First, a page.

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Foundation Grants & Accountability: Putting Together the Pieces of the Puzzle

Perspectives on Strategy | Impact Management | Impact Perspectives | Strategy | Data Management

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Alan is a social sector consultant and one of the founding directors of Quantica Education, a school of social entrepreneurship in Colombia. Alan has published more than 100 blogs and articles, managed global research projects, & facilitated dozens of workshops for entrepreneurs in Latin and South America.

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Posted on 2018-10-24

In the United States alone foundation grants and giving account for nearly $70 billion annually. That fact implies that a whole lot of impact is being generated. But how would we know? Managing grant funded projects can be complex, especially if one has a large portfolio, and true impact accounting is not always pursued.

What’s more troubling is the general perspective held across the sector that foundations lack accountability, especially when compared to other impact-seeking entities (for-profit social enterprises, for example).

foundation grants best practicesIn an editorial for Alliance Magazine, Caroline Hartnell writes:

It’s a truism that foundations lack accountability – unlike (democratic) governments and companies, which are at least in theory accountable to voters and shareholders. The justification for this – in the eyes of the philanthropy world, and presumably the wider world – is the assumption that foundations probably do quite a lot of good, and almost certainly don’t do any harm.

The extent of the “harm” is debatable. But if such large amounts of capital are being poorly managed and impact poorly accounted for it seems clear that that is not an equation that is optimized to create the greatest good for target beneficiaries.

New accountability measures are needed, as are the tools to help them work. Let’s take a look at the former before examining the latter.

Accountability for Foundation Grants and Strategic Philanthropy

Incentivizing foundation accountability is clearly linked to a need for more transparency, and empowering foundations to leverage that approach to improve strategic outcomes for the organization and its grantees.

But foundations that are more transparent is not enough of a change in itself. That transparency (i.e. data!) needs to be accessible, understandable and explained in context for it to be an actionable measure of accountability for stakeholders at all levels, including the general public.

If there is a clear path for achieving that kind of authentic transparency, we’ll be looking at true progress towards accountability.

Foundations have already taken a step forward in recent years, perhaps as a response to this call for more accountability, by embracing what is called “strategic philanthropy.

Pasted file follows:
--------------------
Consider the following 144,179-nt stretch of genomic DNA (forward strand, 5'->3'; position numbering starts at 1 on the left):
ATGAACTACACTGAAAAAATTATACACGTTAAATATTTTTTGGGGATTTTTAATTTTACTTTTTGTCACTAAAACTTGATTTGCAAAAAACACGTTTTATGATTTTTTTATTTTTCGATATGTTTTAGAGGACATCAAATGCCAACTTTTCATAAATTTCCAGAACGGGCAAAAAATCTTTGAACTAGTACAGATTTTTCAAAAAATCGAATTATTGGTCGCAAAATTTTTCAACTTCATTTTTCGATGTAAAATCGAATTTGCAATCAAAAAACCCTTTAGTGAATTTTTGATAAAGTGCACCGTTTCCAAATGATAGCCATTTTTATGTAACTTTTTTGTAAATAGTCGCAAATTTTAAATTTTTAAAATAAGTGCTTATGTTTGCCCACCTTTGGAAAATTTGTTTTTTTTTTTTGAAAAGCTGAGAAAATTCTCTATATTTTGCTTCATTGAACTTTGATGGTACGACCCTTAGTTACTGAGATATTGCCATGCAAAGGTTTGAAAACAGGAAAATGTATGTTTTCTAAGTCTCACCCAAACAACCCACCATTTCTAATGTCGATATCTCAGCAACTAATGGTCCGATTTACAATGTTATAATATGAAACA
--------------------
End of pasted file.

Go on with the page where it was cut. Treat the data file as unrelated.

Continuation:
The J.W. McConnell Foundation pioneered this emergent approach, which is now being adopted by organizations like the Rockefeller Foundation.

Such a strategy aims to make foundations more adaptable, able to learn and make decisions rapidly and collaboratively in the face of new data, instead of simply focusing on meeting benchmark indicator goals without understanding the nuances of how those were achieved (or not).

What does this have to do with accountability? An unfortunate side effect of traditional accountability measures (set indicators and outcomes and meet them) is an increasing need to control or micro-manage the activities of grantees. This can have a negative effect on grantees’ ability to perform, which affects all parties involved, from beneficiaries to funders.

With these tendencies and externalities in mind, it’s worth asking the question, how might we empower foundations and grantees to be more accountable without compromising performance?

Tools for Best Practices in Grant Management

The answer to the above question is complex, but can be summed up in two words, data management. Let’s take a look at the first issue: transparency. We mentioned that transparency in itself is not enough -- data needs to be packaged in a way that is accessible (easy to understand) for all stakeholders.

Secondly, pushing indicators and outcome measures onto grantees who may not see those metrics as relevant to their work can be detrimental to the work being done. Access to the right metrics, and even customizable metrics tools, can help reduce this friction and improve performance.

foundation transparency

Glass Pockets is one resource which foundations can turn to to help solve these issues, achieving better transparency and accountability without compromising on performance. Their Transparency Trends Guide, GrantCraft Guide, and eGrant reporting tool offer foundations the ability to get more of what they do online so that it is visible.

However, this doesn’t address making data easier to manage, analyze, and report while working with upstream and downstream players. The cloud-based platform developed by Sopact, Impact Cloud, is already being used by foundations to streamline such processes.

It puts all the pieces of this complex accountability puzzle together.

It makes communication and collaboration with grantees much easier, with customizable metrics, as well as one of the largest standard metrics databases on the market. Combined with analyses and reporting tools, foundations input data in real-time and adapt swiftly (if necessary) to the results of those data.

The Impact Cloud operates where strategic philanthropy -- encouraging agile and adaptive operations -- can meet transparency and accountability.

And that journey can begin (or improve) for your foundation right now.

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